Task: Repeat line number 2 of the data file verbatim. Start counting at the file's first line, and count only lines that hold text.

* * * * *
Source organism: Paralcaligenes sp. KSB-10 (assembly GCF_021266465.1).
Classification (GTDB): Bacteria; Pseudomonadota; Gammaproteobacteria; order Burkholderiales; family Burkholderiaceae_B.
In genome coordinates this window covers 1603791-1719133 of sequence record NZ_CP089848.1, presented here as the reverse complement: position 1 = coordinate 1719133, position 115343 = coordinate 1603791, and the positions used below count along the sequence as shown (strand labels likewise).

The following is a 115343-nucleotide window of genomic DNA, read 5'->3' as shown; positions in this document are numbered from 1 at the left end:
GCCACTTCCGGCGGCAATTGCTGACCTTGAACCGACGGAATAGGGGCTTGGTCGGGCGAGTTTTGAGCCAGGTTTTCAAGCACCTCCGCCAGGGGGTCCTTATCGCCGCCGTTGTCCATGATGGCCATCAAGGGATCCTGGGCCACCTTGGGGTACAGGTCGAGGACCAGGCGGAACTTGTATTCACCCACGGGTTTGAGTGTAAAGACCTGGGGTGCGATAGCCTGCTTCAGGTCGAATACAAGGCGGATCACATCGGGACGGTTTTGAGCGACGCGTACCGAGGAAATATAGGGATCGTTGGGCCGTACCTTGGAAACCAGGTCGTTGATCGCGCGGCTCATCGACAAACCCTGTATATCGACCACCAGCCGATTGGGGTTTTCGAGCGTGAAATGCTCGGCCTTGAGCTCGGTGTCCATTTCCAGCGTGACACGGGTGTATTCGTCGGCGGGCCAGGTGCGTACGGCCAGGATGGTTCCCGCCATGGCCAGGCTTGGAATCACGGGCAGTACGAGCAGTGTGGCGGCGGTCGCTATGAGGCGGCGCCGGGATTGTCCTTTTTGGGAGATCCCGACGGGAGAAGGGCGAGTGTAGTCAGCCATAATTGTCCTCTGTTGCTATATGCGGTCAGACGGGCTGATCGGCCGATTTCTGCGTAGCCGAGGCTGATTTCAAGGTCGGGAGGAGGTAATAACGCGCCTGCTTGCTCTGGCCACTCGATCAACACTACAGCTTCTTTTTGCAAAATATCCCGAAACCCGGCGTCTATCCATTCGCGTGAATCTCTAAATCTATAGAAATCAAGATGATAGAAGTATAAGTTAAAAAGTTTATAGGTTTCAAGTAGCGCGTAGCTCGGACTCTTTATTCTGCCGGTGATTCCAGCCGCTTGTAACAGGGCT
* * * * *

Classification (GTDB): Bacteria; Pseudomonadota; Gammaproteobacteria; order Burkholderiales; family Burkholderiaceae_B.